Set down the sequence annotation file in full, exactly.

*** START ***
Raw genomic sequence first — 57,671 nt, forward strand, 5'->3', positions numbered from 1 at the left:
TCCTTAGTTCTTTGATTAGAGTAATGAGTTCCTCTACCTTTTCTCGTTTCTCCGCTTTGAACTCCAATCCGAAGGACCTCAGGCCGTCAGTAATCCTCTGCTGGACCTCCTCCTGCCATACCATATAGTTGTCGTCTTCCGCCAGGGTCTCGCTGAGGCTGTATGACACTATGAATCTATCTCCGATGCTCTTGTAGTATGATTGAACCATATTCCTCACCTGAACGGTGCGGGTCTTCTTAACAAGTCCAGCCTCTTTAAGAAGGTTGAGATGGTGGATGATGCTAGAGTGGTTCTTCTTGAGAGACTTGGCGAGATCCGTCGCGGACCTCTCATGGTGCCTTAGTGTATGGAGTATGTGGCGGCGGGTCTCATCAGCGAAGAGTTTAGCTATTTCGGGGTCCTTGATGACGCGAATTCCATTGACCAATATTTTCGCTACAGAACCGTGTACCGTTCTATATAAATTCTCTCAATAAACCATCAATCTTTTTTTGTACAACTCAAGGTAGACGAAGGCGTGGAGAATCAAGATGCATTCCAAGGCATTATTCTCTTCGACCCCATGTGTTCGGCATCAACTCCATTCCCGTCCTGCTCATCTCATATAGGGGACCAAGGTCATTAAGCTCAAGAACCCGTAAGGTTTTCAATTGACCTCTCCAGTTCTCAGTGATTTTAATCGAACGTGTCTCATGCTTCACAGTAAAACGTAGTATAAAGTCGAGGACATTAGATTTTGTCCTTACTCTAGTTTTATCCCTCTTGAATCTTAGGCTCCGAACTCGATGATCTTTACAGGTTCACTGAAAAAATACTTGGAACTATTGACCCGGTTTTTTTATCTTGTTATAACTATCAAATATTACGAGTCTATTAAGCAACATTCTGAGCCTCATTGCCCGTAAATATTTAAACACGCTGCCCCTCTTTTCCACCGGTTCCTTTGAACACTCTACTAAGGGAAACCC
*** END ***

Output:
Raw genomic sequence first — 57,671 nt, forward strand, 5'->3', positions numbered from 1 at the left:
TCCTTAGTTCTTTGATTAGAGTAATGAGTTCCTCTACCTTTTCTCGTTTCTCCGCTTTGAACTCCAATCCGAAGGACCTCAGGCCGTCAGTAATCCTCTGCTGGACCTCCTCCTGCCATACCATATAGTTGTCGTCTTCCGCCAGGGTCTCGCTGAGGCTGTATGACACTATGAATCTATCTCCGATGCTCTTGTAGTATGATTGAACCATATTCCTCACCTGAACGGTGCGGGTCTTCTTAACAAGTCCAGCCTCTTTAAGAAGGTTGAGATGGTGGATGATGCTAGAGTGGTTCTTCTTGAGAGACTTGGCGAGATCCGTCGCGGACCTCTCATGGTGCCTTAGTGTATGGAGTATGTGGCGGCGGGTCTCATCAGCGAAGAGTTTAGCTATTTCGGGGTCCTTGATGACGCGAATTCCATTGACCAATATTTTCGCTACAGAACCGTGTACCGTTCTATATAAATTCTCTCAATAAACCATCAATCTTTTTTTGTACAACTCAAGGTAGACGAAGGCGTGGAGAATCAAGATGCATTCCAAGGCATTATTCTCTTCGACCCCATGTGTTCGGCATCAACTCCATTCCCGTCCTGCTCATCTCATATAGGGGACCAAGGTCATTAAGCTCAAGAACCCGTAAGGTTTTCAATTGACCTCTCCAGTTCTCAGTGATTTTAATCGAACGTGTCTCATGCTTCACAGTAAAACGTAGTATAAAGTCGAGGACATTAGATTTTGTCCTTACTCTAGTTTTATCCCTCTTGAATCTTAGGCTCCGAACTCGATGATCTTTACAGGTTCACTGAAAAAATACTTGGAACTATTGACCCGGTTTTTTTATCTTGTTATAACTATCAAATATTACGAGTCTATTAAGCAACATTCTGAGCCTCATTGCCCGTAAATATTTAAACACGCTGCCCCTCTTTTCCACCGGTTCCTTTGAACACTCTACTAAGGGAAACCC